Next Generation Researcher tackles social determinants of health

Asmi Panigrahi stands behind a podium and speaks into a microphone as she presents a lecture.
Asmi Panigrahi presents at the NIMHD Intramural Research Program Lecture Series.

Asmi Panigrahi came to the NIH as a medical student selected to the Medical Research Scholars Program (MRSP), with a keen focus on domestic and global public health. Her background is mostly in environmental health and stem cell/regenerative medicine. She previously worked conducting respiratory health surveys among women in rural east India. Her overarching interest has always been in population and public health.

Although Panigrahi, a medical student at Rutgers New Jersey Medical School in Newark, N.J., as part of MRSP needed to identify a research mentor who complemented her interests. Panigrahi emailed NIMHD Director Dr. Eliseo J. Pérez-Stable last year in August requesting a meeting to discuss potential mentorship and research in his lab. Considering his senior leadership position, she wasn’t sure he would respond.

Yet, Panigrahi was welcomed to Dr. Pérez-Stable’s Minority Health and Populations Experiencing Health Disparities Laboratory within the National Heart, Lung, and Blood Institute (NHLBI). She hoped that during the year she could hone her research skills and ultimately learn how physicians can use robust research to build a platform to advocate for patients and optimize clinical care and public health.

“Asmi shows great promise as a next generation researcher. Her humanism, work ethic, and poise are reflective of this profession,” says Dr. Pérez-Stable.

In Dr. Pérez-Stable’s lab, she worked with Dr. Erik J. Rodriquez, epidemiologist and NHLBI staff scientist, on social determinants of health – exploring how neighborhood environment may influence preventive health behaviors and risks. The goal of the project was to determine how the influence of social cohesion and neighborhood problems could influence various health behaviors.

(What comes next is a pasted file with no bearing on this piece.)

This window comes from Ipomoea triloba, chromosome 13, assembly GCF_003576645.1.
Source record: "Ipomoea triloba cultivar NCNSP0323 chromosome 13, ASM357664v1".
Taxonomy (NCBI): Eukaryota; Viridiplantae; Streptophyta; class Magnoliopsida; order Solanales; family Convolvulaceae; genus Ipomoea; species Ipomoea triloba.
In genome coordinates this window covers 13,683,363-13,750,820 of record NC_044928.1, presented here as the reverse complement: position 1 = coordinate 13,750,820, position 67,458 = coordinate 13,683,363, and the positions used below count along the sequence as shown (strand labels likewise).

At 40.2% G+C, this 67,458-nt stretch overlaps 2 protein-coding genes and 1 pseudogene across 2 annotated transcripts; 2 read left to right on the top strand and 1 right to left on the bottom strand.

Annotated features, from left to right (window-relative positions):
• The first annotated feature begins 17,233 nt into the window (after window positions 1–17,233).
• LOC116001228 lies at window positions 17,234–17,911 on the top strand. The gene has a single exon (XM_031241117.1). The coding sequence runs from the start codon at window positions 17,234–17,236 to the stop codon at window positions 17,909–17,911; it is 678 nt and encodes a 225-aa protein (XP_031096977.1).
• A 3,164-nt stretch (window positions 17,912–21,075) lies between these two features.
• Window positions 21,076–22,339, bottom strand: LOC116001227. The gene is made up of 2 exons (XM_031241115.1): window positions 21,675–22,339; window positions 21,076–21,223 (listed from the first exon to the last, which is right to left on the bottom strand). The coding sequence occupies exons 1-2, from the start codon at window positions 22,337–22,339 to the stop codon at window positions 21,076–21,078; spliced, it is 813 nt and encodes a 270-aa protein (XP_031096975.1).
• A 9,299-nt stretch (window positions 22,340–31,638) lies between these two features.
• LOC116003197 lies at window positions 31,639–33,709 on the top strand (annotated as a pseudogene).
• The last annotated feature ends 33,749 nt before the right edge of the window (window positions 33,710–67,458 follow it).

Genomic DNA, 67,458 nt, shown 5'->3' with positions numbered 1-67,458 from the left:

She discovered through her research that acculturation is an important factor related to cardiometabolic health among U.S. Hispanics/Latinos and may have a different influence on incident disease based on socioeconomic status.

Healthcare systems, providers and policymakers should recognize that the intersection of race/ethnicity, culture, and SES can play a role in the development of prevention and treatment strategies that influence Hispanic/Latino health and public health,” says Panigrahi.

Panigrahi, was recently selected out of 383 medical student entries to present at the 25th American College of Physicians Internal Medicine meeting in Philadelphia, Pa., April 11-13, 2019. She presented her clinical research, Influence of Individual-Level Neighborhood Factors on Health Promoting and Risk Behaviors in the Hispanic Community Health Study/Study of Latinos (HCHS/SOL).

Upon her return to Newark this summer, Panigrahi will continue her studies as a senior medical student at Rutgers New Jersey Medical School.

Page updated Jan. 12, 2024